Wednesday, March 21, 2012

LAUSD Social Media Policy in Plain English

Los Angeles Unified School District just released a new socialmedia (SM) policy for its employees.  I’ve read a lot of these policies in recent months and have helped craft guidelines for staff at my own district.   The fact that LAUSD has published guidelines is not unique. However, the policy seems to have generated a lot of press and controversy though in my reading I saw nothing ground-breaking or contentious. 

In plain, simple English here’s LA’s guidelines for teachers:

Keep personal and work accounts separate

Engage in inappropriate conduct and ‘we’re gonna get ya’

Don’t post pictures of students without permission

Don’t share confidential information

Don’t threaten, harass, bully or be an ass online

Set your privacy settings to high but be careful in case they fail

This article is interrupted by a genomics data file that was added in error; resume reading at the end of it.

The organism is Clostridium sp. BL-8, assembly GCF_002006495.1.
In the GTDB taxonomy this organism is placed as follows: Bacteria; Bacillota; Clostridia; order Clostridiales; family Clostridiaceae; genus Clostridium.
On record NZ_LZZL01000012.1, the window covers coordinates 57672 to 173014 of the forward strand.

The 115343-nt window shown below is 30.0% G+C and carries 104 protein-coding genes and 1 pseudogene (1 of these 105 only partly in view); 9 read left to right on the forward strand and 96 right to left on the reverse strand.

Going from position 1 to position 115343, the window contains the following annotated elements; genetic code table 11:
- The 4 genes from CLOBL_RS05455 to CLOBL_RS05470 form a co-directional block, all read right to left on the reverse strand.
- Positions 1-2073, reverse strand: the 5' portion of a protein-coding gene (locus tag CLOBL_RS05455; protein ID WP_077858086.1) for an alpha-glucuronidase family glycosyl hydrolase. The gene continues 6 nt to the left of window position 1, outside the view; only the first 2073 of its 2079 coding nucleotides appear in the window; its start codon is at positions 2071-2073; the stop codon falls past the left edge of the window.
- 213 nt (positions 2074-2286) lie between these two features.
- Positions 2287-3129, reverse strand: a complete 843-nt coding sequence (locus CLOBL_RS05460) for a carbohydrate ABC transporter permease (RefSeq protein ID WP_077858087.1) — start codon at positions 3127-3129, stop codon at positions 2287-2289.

If you tell people you’re a teacher, act like one

Don’t lie about who you are

If the world is falling apart you can blog that you’re ok – as long as you take care of your students first

Probably the biggest eyebrow raiser is #5 which states in part, “… User should have no expectation of privacy regarding their use of District property…”  The Union apparently doesn’t like this one but similar language is contained in nearly every Acceptable Use policy – corporate and school – that I’ve read.  When you’re at work assume big brother is watching or if you screw up will follow your digital footprint and act accordingly. If you don’t like it buy a smart phone and access Facebook from there.  

All in all there’s nothing new here.  The list above could be entitled “Best Practices for Teachers in an Online World.” 

*image credit -

1 comment:

  1. The first one makes good sense to me. Having separate accounts certainly want protect you if you post something really deplorable, but having a separate account for my personal use with no ties to my employer or job tries to make it clear that I am not posting as an agent of my school district. Common sense and a bit of caution go a long way in protecting educators using social media. Thanks for sharing your post.



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